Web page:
Mustafa Kassem died of heart failure on Monday, according to Pretrial Rights International and The Freedom Initiative, the two organizations that represented him during his case. He was 64 years old.
Kassem, who was Egyptian American, was detained in August 2013 in Cairo while visiting his family. He was beaten by security forces and held in pretrial detention for more than five years before being sentenced without due process in September 2018 to 15 years in prison, according to the organizations.
Shortly after his sentencing, Kassem sent a handwritten letter to Trump to inform him of his plight and implore the US President for his help.
“I pray that you have a plan for me,” Kassem wrote. He told Trump that he was diabetic and was going on a hunger strike “knowing full well that I may not survive it.”
“I no longer recognize myself. I don’t want my children to remember me this way, but I am going on a hunger strike because I am losing my will and I don’t know how else to get your attention,” the father of two wrote.
According to Mohamed Soltan, the leader of The Freedom Initiative, Kassem was on a liquid-only hunger strike on and off before cutting off liquids last week. Shortly afterward, he was transferred to a local hospital, where he died.
“I am putting my life in your hands,” Kassem wrote to Trump in that September 2018 message.
It is unclear if the President ever saw the letter, which was passed to him by Rep. Peter King, the New York Republican who represented Kassem’s brother and sister-in-law. The White House declined to comment on the record about Kassem’s death.
On Monday, Assistant Secretary of State for Near Eastern Affairs David Schenker said he was “deeply saddened to learn” of Kassem’s death.
“His death in custody was needless, tragic and avoidable,” Schenker told reporters at the State Department.
“We send our sincere condolences to Mr. Kassem’s wife and family at this painful time,” he said. “I’ll continue to raise our serious concerns over human rights and Americans detained in Egypt at every opportunity, as will the entire team at the Department of State.”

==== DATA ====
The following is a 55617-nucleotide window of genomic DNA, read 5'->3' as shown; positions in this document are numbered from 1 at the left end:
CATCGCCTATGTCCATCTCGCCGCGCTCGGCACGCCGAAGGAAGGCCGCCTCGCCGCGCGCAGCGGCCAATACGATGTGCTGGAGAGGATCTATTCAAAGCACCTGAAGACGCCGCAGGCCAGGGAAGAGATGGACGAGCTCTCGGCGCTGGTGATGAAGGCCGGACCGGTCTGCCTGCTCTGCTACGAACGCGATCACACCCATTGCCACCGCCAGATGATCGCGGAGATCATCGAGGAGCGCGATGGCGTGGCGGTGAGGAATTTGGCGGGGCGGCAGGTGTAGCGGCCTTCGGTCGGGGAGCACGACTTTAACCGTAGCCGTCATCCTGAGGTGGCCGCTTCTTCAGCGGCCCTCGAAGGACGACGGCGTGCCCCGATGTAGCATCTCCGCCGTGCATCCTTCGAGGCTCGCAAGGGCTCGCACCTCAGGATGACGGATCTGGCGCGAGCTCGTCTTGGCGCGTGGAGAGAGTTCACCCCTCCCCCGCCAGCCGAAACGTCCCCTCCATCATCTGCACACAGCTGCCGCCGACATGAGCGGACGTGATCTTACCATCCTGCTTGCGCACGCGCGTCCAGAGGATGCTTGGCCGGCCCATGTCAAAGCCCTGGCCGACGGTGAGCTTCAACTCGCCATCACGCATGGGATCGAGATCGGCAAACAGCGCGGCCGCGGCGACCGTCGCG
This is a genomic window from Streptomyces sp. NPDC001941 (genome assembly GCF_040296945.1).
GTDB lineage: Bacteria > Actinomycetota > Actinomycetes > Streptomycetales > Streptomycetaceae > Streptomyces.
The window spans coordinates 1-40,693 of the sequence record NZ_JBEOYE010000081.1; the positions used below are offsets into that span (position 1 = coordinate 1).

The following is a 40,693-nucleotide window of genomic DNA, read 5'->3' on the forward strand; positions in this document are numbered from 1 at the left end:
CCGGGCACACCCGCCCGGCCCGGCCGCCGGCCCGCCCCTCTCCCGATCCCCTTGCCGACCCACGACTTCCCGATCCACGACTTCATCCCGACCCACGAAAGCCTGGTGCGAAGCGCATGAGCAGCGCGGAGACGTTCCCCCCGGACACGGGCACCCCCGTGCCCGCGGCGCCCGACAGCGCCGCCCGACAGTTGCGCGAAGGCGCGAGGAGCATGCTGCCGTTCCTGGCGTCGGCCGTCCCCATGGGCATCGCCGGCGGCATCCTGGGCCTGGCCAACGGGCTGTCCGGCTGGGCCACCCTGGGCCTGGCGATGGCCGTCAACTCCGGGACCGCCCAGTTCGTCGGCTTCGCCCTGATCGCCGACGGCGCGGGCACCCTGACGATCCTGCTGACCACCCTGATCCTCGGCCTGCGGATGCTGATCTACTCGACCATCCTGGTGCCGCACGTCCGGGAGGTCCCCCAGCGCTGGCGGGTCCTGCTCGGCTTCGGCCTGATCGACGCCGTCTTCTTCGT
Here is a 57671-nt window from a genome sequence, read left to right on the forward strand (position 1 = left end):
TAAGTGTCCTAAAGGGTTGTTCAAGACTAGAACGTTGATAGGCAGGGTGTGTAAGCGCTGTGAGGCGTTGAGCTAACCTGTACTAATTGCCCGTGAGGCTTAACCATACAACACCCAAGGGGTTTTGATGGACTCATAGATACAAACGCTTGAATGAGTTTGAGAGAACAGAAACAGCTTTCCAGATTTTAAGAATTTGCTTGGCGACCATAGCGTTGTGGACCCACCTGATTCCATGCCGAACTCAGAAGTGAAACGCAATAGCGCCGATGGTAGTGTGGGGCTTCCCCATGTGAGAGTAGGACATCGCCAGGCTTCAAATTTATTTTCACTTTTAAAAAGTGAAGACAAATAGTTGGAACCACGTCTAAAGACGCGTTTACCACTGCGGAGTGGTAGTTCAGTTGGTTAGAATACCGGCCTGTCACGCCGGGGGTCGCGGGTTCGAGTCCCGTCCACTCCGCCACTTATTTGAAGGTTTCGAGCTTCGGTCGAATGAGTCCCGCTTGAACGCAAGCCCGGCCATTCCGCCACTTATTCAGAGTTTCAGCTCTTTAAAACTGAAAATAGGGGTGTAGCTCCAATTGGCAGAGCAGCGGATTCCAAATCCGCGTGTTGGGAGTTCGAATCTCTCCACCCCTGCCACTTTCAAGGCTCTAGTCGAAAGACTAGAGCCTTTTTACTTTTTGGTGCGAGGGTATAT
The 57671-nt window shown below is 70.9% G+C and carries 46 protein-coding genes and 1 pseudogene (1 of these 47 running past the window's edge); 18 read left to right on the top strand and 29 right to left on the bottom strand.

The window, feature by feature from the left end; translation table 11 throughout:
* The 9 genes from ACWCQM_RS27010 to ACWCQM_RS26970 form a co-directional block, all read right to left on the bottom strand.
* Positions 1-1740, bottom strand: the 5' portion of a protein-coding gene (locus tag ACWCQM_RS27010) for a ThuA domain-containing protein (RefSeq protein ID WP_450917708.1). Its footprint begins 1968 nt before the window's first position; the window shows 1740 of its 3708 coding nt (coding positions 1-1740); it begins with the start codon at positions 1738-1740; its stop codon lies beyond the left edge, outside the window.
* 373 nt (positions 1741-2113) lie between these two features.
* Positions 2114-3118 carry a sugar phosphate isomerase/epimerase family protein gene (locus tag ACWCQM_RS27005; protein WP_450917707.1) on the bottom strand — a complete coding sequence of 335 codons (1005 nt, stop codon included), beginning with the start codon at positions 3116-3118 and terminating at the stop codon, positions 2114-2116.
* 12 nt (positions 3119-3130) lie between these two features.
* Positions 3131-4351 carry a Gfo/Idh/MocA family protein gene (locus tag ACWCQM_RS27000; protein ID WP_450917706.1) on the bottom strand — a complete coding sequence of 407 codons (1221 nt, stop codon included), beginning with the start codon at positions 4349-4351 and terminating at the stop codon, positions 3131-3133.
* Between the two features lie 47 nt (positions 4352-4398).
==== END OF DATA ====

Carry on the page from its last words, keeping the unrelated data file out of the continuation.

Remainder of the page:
However, a senior State Department official said Monday that it was “still premature” to talk about punitive measures for the government of Egyptian President Abdel Fattah el-Sisi over Kassem’s death.
“We are really concerned about this and we’re going to — we’re going to talk about it, about what we’re going to do,” the official said. “We haven’t decided yet.”
Soltan, a former Egyptian political prisoner himself, told CNN there are at least six other Americans in custody in the country.
Although Secretary of State Mike Pompeo had raised concerns about Americans detained in Egypt, including Kassem, Trump has been less vocal about the Egyptian President’s human rights abuses. The US President instead heaped praise on Sisi in April 2019, when he hosted the Egyptian leader at the White House.
“I think he’s doing a great job,” Trump said, calling Sisi a “great person.”
However, in 2017, Trump negotiated the release of Egyptian American charity worker Aya Hijazi and her husband from an Egyptian prison where they had spent nearly three years. Then-White House press secretary Sean Spicer said Trump “directly engaged behind the scenes” to secure Hijazi’s release and raised the issue with Sisi.
The Egyptian Embassy in Washington did not reply to a request for comment about Kassem’s death.
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